Looking to spin a success story

After stepping into the international arena six years back with a spinning finger and a fair idea of wielding the willow...

Written by Saikat Sarkar | New Delhi | Published: February 19, 2009 11:32 pm

Reema Malhotra feels India can win the Women’s World Cup

After stepping into the international arena six years back with a spinning finger and a fair idea of wielding the willow,Reema Malhotra’s appearance at the highest level has been no better than a game of hide-and-seek with a solitary Test,26 ODIs and a couple of T20s to her credit. And on the eve of a nine-day preparatory camp for the upcoming Women’s World Cup in Australia,she stands at a crossroads.

Malhotra,despite inconsistencies and poor runs,has the distinction of pinching the selectors for the greatest stage of the game,and for that,the four-year hibernation doesn’t seem to be a deterrent.

“I have made the comebacks just before the World Cups. After my debut in the Mini World Cup in New Zealand in 2003,I wasn’t picked for the foreign tours. Then I was picked for the 2005 World Cup after a couple of good performances,” says Malhotra. The opportunity finally came,but not without a rider.

“But with the team doing so well till the final against Australia,the coach didn’t change the combination and I came back without playing a single match,” Malhotra says.

What followed was more terrible. “The same XI played in the following away series against Australia and New Zealand,the home series against England and the Asia Cup,” Malhotra adds.

But she is confident of leaving a lasting impression in her second World Cup,especially after consistent performances for India B in the Challenger Trophy that gave her the selectors’ nod for the tour Down under. “Last time around (in 2005) I was a junior,this time as a senior,I can expect to play matches,” she laughs.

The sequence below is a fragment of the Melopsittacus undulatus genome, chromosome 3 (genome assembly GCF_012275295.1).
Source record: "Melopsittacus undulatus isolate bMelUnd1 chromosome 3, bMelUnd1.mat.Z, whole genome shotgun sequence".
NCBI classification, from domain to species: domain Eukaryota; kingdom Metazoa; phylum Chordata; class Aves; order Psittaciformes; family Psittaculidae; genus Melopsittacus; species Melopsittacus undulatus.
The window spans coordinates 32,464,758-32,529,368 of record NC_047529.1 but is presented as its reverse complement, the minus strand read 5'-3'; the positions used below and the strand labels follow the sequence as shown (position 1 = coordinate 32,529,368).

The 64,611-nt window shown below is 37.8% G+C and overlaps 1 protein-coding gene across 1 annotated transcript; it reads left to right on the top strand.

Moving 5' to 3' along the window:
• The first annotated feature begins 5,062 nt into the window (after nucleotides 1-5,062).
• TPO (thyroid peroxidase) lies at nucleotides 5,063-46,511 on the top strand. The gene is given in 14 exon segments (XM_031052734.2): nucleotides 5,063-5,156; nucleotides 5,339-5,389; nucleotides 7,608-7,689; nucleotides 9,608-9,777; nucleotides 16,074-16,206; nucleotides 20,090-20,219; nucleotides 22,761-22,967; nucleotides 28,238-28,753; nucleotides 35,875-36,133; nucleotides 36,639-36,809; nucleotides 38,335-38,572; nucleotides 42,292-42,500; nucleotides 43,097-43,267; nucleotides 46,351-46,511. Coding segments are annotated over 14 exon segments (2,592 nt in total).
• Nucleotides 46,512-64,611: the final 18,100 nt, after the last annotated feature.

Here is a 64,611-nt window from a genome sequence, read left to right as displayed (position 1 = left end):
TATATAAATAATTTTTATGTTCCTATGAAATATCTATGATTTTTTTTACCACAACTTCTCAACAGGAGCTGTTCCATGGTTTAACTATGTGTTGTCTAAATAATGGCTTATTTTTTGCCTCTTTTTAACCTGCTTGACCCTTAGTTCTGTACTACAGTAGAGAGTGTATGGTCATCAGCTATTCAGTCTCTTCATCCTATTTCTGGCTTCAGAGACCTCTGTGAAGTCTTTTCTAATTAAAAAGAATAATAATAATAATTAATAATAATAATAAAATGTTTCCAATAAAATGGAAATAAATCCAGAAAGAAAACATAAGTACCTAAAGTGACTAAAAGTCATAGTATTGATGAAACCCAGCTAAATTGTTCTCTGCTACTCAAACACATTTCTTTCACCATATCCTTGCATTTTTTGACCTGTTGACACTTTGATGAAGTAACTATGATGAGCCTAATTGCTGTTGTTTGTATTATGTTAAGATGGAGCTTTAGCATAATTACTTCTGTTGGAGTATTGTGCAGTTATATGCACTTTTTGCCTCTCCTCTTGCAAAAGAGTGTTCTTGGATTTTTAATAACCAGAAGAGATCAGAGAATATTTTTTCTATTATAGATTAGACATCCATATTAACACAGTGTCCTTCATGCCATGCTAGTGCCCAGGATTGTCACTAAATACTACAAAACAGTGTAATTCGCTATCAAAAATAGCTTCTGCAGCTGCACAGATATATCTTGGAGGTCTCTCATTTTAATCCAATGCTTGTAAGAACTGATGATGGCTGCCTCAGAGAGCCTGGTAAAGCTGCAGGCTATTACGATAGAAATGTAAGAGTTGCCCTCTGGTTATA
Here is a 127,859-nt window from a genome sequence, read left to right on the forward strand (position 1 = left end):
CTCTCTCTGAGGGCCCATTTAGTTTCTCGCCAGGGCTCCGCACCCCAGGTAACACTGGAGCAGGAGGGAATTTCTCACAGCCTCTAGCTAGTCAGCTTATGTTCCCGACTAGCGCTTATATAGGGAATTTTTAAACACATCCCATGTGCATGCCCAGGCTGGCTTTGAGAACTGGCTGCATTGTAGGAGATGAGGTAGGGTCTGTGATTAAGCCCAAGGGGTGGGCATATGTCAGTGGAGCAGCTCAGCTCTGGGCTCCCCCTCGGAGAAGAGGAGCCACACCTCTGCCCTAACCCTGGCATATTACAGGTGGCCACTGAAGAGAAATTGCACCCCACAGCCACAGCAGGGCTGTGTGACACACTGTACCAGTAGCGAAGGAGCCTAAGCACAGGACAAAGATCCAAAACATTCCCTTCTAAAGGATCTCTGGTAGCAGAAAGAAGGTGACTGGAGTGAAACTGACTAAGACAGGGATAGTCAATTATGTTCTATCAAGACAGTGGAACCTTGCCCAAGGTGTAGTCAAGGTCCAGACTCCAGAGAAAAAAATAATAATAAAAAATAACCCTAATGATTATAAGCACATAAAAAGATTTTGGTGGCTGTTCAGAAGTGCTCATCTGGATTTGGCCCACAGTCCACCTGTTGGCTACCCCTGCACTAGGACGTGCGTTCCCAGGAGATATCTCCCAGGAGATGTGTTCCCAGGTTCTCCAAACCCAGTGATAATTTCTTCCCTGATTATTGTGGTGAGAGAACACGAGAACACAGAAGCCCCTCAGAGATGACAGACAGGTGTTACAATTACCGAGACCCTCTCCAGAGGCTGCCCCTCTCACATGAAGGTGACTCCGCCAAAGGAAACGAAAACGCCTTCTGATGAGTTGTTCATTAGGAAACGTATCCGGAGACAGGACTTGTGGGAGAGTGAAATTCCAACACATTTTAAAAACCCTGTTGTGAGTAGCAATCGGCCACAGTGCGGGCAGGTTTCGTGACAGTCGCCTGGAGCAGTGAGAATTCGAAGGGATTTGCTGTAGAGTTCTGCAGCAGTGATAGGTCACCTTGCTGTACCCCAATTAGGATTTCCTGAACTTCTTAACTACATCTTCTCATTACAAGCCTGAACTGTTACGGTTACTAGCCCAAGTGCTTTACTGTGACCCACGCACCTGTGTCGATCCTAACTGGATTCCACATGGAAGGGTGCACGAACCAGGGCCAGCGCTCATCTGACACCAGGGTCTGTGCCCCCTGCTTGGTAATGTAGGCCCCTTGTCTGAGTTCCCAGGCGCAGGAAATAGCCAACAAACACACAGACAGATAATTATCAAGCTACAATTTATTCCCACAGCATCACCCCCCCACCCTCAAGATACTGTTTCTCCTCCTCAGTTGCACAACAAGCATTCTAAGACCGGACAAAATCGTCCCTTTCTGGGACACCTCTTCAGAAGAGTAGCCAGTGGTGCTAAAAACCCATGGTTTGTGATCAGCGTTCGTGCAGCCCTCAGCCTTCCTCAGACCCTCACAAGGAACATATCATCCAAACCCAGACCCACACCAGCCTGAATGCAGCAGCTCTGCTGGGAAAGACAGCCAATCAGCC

And with this in mind the next nine days would be spent in make-shift ‘Australian conditions’ in Mumbai. “It’s not going to be that different there (in Australia). In Mumbai we have asked for similar practice conditions,” says Malhotra,who was a part of the India’s tour Down Under last December.

The team’s run was horrendous to say the least,but she clings on to the positives. “We lost all matches against Australia,but it wasn’t that bad. There were a couple of instances where we came close to winning,” Malhotra adds.

Clubbed with Sri Lanka,England and Pakistan in Group B,the all-rounder guards her team mates against going by reputation. “Australia might be the world champions,but I think England would be the toughest team to beat. They have a very long batting line-up and a lot of quality fielders. They have won whatever they have played this season—against Australia,West Indies,New Zealand and India,” she explains.

She is disappointed for the lone Test cap against England due to some shortcomings in her bowling,but is optimistic about also figuring in the T20 event in June this year.

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